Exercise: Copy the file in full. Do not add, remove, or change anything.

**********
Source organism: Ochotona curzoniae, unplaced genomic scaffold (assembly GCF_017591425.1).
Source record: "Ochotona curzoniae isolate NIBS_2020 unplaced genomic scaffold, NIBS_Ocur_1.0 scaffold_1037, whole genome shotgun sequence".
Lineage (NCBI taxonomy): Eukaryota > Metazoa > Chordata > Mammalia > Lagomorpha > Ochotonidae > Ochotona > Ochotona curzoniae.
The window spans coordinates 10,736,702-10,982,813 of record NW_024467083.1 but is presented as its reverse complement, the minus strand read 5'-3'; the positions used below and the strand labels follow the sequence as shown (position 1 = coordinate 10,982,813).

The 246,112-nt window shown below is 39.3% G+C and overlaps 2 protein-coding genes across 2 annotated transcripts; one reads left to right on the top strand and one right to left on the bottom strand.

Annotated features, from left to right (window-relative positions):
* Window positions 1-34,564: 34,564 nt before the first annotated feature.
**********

Source organism: Ochotona curzoniae, unplaced genomic scaffold (assembly GCF_017591425.1).
Source record: "Ochotona curzoniae isolate NIBS_2020 unplaced genomic scaffold, NIBS_Ocur_1.0 scaffold_1037, whole genome shotgun sequence".
Lineage (NCBI taxonomy): Eukaryota > Metazoa > Chordata > Mammalia > Lagomorpha > Ochotonidae > Ochotona > Ochotona curzoniae.
The window spans coordinates 10,736,702-10,982,813 of record NW_024467083.1 but is presented as its reverse complement, the minus strand read 5'-3'; the positions used below and the strand labels follow the sequence as shown (position 1 = coordinate 10,982,813).

The 246,112-nt window shown below is 39.3% G+C and overlaps 2 protein-coding genes across 2 annotated transcripts; one reads left to right on the top strand and one right to left on the bottom strand.

Annotated features, from left to right (window-relative positions):
* Window positions 1-34,564: 34,564 nt before the first annotated feature.